08 April, 2021

I Saw Zack Snyder’s ‘Justice League’—That’s Four Hours of my Life that I’ll Never Get Back

Yes, Zack Snyder's 'Justice League' Was Worth the Wait - Hollywood in Toto

No, it really wasn’t. But let’s see what Toto has to say before I give my thoughts. The movie wasn’t wholly bad.

We now have director Zack Snyder’s version of “Justice League,” the movie he tried to tell in 2017 before a personal tragedy consumed his world.

This four-hour behemoth is bloated, no doubt, with moments that scream cutting room floor. In a way that’s not the point. The film exists to placate fans, the group who helped will the project into existence.

For them, “Zack Snyder’s Justice League” may be nirvana. For everyone else it’s a rich improvement over the Joss Whedon version but a tale that can’t measure up to the best Marvel movies.

Hmm. I can’t disagree with too much here. I think the moments that scream cutting room floor is the point, so I’d have to quibble on that one, but let’s move on.

The film, rendered in full screen, gives us a far richer villain in Steppenwolf, at least visually speaking. He’s no Thanos, to be clear, but his power and presence make him a worthy foe for our assembled heroes.

Of course Superman returns, again, with Cavill showing once more he doesn’t just look the part. Too bad Hollywood isn’t always sure how to convey a Boy Scout in our anti-hero age.

The point about Superman is a great one, and is one of the key problems with the DC films, frankly since about Superman II, back in the early 80s. Superman is the ultimate Boy Scout. He is the goody two shoes of goody two shoes. And the directors and writers of the DC films can’t figure out how to make that work. They try to make him darker & edgier, and more human. But it never quite works out right. They lose the “superhero” in him when they try. Here is a place that DC can take a cue from Marvel. Captain America is similar, but Marvel makes his “aww shucks” good guy image play. He’s the most heroic of the Avengers, the one character that constantly stands up for what he believes in, and when they need him to, his boyish outlook on the world makes for good humor.

As in these cuts from Avengers: Age of Ultron:

Amazingly enough, DC has the exact opposite problem with Batman. Batman really is dark and edgy. In fact, let’s be honest with ourselves. Bruce Wayne is a sociopath. He’s seriously mentally disturbed and walks a fine line between vigilante and villain. But movie super heroes that are that dark don’t work either. Look at what Marvel has done with Deadpool and also to Natasha Romanoff/Black Widow.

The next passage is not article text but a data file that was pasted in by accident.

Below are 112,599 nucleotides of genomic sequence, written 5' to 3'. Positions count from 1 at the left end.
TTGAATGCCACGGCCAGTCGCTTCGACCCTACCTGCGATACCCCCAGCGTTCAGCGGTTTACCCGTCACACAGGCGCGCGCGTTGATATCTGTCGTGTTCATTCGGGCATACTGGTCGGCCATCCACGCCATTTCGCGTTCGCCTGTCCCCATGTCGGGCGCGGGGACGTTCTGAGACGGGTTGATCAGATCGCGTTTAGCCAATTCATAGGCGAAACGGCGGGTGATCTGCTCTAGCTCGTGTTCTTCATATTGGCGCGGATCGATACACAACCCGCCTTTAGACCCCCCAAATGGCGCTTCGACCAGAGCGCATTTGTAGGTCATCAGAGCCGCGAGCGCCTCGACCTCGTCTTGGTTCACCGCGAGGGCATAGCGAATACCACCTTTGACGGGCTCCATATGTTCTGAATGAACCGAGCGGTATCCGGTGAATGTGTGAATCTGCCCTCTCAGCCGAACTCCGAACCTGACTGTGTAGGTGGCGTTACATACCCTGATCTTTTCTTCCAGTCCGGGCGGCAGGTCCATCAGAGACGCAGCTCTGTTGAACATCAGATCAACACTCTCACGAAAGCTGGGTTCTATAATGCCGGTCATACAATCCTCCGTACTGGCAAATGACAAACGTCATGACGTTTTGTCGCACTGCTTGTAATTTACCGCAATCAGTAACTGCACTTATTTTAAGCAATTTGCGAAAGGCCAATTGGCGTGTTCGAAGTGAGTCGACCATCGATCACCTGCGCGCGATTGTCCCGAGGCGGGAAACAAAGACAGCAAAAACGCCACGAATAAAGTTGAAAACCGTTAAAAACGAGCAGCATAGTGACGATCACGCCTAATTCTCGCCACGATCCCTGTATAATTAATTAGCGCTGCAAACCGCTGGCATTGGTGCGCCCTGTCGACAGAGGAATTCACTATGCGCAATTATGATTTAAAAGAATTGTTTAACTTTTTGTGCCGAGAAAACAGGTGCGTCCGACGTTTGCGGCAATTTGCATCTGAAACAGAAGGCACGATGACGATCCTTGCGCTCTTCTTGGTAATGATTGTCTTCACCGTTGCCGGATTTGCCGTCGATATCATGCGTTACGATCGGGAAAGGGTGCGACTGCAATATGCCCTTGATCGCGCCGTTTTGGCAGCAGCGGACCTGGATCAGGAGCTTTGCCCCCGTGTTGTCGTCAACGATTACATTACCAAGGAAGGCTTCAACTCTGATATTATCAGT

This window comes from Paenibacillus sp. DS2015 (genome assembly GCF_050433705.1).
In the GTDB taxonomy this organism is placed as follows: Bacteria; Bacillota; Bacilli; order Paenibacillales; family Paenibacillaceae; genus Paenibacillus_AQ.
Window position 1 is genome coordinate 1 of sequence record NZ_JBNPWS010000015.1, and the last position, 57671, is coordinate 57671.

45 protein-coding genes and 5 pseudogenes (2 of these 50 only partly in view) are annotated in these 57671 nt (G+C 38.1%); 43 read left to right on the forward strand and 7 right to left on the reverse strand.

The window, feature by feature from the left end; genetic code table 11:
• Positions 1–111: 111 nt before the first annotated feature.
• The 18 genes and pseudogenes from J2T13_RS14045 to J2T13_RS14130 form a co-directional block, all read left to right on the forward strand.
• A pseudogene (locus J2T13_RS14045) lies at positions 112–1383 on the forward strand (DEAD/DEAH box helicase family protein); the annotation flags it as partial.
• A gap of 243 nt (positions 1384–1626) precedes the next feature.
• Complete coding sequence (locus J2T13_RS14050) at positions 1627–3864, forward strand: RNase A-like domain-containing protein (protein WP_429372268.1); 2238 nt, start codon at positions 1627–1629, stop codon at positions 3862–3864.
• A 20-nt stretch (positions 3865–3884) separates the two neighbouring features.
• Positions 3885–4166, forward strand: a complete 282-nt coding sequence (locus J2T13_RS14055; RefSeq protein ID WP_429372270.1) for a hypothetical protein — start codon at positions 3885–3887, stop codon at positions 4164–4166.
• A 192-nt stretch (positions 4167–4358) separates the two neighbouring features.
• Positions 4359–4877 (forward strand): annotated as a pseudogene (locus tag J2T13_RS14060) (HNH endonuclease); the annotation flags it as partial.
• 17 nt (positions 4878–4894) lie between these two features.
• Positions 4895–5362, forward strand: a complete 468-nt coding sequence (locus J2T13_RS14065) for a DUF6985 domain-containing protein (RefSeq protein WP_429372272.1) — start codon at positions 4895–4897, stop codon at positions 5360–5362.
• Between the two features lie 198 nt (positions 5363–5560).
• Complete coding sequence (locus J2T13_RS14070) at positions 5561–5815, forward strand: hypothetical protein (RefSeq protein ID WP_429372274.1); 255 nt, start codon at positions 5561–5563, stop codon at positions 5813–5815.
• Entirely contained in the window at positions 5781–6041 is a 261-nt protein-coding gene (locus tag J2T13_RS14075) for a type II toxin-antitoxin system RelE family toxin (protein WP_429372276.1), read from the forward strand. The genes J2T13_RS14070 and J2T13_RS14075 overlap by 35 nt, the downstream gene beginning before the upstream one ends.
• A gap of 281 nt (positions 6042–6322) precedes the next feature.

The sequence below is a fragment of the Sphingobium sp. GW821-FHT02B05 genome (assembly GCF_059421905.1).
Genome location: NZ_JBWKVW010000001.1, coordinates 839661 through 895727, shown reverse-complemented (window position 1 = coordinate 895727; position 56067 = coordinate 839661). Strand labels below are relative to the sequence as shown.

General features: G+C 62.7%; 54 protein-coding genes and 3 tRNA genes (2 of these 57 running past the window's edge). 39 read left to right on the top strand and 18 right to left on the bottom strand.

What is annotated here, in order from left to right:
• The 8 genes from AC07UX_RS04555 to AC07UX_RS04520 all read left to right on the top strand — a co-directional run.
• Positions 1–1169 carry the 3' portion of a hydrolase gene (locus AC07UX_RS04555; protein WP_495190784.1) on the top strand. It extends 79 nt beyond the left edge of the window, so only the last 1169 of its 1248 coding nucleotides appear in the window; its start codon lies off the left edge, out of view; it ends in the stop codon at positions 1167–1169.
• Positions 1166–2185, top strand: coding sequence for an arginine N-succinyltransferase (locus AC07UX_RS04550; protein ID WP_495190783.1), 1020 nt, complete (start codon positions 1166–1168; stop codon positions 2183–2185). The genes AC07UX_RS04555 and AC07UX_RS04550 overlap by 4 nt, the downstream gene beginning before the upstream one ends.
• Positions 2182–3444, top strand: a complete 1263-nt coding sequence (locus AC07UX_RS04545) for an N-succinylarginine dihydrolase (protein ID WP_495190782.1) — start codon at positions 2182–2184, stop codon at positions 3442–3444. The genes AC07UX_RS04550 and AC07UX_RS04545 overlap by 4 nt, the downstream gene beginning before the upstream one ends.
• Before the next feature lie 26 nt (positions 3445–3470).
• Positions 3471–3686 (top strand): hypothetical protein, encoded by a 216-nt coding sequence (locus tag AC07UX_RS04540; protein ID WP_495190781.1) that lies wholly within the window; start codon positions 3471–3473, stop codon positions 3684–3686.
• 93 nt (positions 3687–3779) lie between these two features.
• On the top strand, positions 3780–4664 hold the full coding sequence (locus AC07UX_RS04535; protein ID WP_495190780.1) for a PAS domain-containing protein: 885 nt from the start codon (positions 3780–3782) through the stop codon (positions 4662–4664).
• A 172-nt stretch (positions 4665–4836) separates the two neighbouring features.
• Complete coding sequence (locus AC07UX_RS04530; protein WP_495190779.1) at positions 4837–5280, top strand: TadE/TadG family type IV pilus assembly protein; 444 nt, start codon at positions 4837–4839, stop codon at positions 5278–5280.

Deadpool is just as crazy as Batman, and Romanoff has the dark history that is at least somewhat similar to Bruce Wayne’s. Romanoff is a better example, so I’ll stick with her. They don’t play her dark except when they need to. The hint around the darkness “I have red on my leger” and show glimpses of it (I’m sure we’ll see more in Black Widow when it’s released), but mostly she and Hawkeye are there to remind us of the humanity of the Avengers.  DC could do something similar with Bruce.

(Side note: another Marvel character that’s dark and edgy is Wolverine, and again, Marvel usually manages to balance the light and the dark with him, again by showing us his humanity)

These are the two biggest characters in the DC universe, maybe the two biggest characters in all of comic book superheroes, and the DC folks cannot figure out how to portray them on screen. This is DC’s biggest problem.

But enough about DC movies in general, we’re talking about Zack Snyder’s Justice League.

Back to Toto:

Mild spoiler -- the film caps with a half-hour epilogue that feels like pure fan service.

Then again, had Snyder resisted his passion for slo-mo sequences the entire project could come in at a neat three hours.

Maybe two.

Oh God, the epilogue. After 3 1/2 hours, a half hour epilogue is a killer. By that time you’re long past looking at your watch wondering when this movie is ever going to end. And Toto nails it here. The many slo-mo sequences just kill things. They’re too long, and there are too many of them.

The biggest problem with this film in particular is that 4 hours is both way too short and way too long. There is far too much packed into this one film. The extra details on Cyborg are wonderful. Deserving of their own film, in fact. And Marvel would never have done this as just one movie. It would have been at least 3, probably more like 5 or 6.

Despite that, there are scenes that are Star Trek: The Motion Picture slow. There’s a slo-mo sequence with the Flash that is just agonizing to watch. When watching the epilogue, you’re looking around for Sharon Stone’s ice pick from Basic Instinct to use on yourself.

I’m glad I finally got to see it. I don’t know if I’ll ever watch it again. Is it better than the version that was released in theaters? Parts of it are. I liked the extended Cyborg storyline. I liked Da’saad and Darkseid, but their parts were too short (back to that whole “Marvel would have done this in 5 or 6 films” thing). But there are too many parts that I’d frankly have to fast forward through to watch it again.

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